A Cambodian Refugee's Story
My name is Sou. I was born between 1950 and 1951, in Cambodia. My family was in the rice milling business. We lived in the second largest city of Cambodia: Battambang City.
In 1975, when the Khmer Rouge took power, we were forced from our home to live in the countryside. We lived in a hut, with little food to eat. I asked to be a seamstress in our commune, but sometimes I was required to farm. Since there were no shoes issued by the Khmer Rouge, my feet were bloodied by the ground. One day, the Khmer Rouge distributed Cambodian deserts in coconut shells because there were no plates. We were to receive four deserts per person, contained in each shell. My parents lived elsewhere and were not entitled to these deserts. I decided to give my portion to them, since I was a filial daughter and knew that they were very hungry. My mouth watered as I watched them feast, but I was very happy.
When the Vietnamese invaded Cambodia in 1979, my family fled to Thailand. On the way there, we were robbed four times. They left us with nothing but the clothes on our backs. We slept on the ground and were without food for a month, before the Red Cross came to our rescue. We were severely emaciated, and it was but for the grace of God that help arrived in the nick of time. We had reached the Thai-Cambodian border but were lost. The Red Cross sent us to a refugee camp for 11 months. We were sponsored by the Wundered Family of Mesa, Arizona. God bless them.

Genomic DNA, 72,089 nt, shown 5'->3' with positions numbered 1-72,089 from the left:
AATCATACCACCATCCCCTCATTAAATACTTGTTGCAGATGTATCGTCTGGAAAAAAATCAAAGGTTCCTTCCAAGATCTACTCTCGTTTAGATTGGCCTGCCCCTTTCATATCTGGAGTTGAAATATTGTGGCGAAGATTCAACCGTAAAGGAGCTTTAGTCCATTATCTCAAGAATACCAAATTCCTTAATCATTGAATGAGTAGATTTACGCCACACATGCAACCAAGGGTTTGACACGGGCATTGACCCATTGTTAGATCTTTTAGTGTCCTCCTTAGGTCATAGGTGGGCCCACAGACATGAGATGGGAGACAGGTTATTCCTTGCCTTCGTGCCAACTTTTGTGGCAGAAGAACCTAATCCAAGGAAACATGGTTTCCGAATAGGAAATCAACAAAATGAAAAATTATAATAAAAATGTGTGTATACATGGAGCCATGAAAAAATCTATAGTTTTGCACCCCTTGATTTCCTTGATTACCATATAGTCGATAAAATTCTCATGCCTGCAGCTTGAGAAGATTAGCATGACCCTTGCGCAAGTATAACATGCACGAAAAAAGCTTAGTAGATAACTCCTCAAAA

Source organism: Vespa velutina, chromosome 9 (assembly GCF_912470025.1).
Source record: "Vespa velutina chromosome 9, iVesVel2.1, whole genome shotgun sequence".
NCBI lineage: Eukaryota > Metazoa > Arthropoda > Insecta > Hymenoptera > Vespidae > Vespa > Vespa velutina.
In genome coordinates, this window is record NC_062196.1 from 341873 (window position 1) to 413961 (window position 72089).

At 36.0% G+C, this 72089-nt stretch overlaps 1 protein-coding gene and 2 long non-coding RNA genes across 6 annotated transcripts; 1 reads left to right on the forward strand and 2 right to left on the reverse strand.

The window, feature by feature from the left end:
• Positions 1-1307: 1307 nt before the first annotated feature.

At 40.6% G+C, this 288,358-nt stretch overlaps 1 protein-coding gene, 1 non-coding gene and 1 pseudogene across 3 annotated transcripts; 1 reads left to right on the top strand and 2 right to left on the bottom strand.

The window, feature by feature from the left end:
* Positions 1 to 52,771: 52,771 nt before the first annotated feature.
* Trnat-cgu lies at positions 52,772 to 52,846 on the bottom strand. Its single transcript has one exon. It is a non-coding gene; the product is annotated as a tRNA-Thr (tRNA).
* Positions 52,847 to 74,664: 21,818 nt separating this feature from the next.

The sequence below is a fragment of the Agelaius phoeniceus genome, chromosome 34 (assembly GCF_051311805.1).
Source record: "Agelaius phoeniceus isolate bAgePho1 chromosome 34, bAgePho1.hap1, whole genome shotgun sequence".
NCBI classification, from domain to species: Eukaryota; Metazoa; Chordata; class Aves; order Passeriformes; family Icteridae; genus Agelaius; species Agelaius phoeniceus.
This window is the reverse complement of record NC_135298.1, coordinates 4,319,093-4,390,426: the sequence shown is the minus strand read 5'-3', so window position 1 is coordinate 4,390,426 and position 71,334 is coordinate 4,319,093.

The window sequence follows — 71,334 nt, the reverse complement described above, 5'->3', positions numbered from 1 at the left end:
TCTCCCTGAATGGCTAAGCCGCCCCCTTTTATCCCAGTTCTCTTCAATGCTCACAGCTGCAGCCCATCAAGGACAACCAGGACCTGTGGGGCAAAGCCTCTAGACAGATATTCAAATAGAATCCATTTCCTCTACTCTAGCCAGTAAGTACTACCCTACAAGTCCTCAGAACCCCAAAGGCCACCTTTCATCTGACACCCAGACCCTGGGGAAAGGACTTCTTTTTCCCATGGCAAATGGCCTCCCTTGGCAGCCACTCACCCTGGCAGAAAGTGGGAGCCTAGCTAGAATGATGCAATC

Because my brother had come to Northern Virginia seven months before us (he was sponsored separately), my family and I decided to move from Arizona to Virginia, to be reunited with him. By then, it was 1981 and I resolved to get my driver's license immediately. I found a driving school that was referred to me by a friend. I paid $275 and an instructor taught me three lessons. In a turn of bad luck, the school went bankrupt shortly after that third lesson. Needless to say, I still didn't know how to drive by then, and had friends teach me to drive until I got my license in 1982.
Penniless and unable to speak English, I had to work days and study nights. The work was menial; I had to clean offices and bathrooms. In 1986, I was proud to become a citizen of the United States of America, my new home. My English was still poor, and I continued to study it slowly and methodically, and got my General Education Degree (GED) from Thomas Edison High School in 1989. That same year, my mom passed away from liver cancer. It was a very hard moment in my life, since she had made it out of Cambodia with only to die ten years later in America.
After receiving my GED, I studied basic electrical wiring as well as heating, air conditioning, and refrigeration. I finished these studies in 1991. At that time, I was employed by the Charles E. Smith corporation as a helper in building maintenance, but was laid-off after only three months. I then decided to undertake studies in cosmetology and hairdressing, which took another year. Since June 1993, I have been an employee of the Hair Cuttery corporation. I have had to work seven days a week in that time, to support myself at a comfortable level. In these years, I became more fluent in English, because of my job, and for that, indeed for everything that America has given me, but most of all for the opportunity to make something of myself, I am deeply grateful.
By the time of my father's passing on September 25, 1998, from old age, I had become assimilated, to the extent possible, into American society.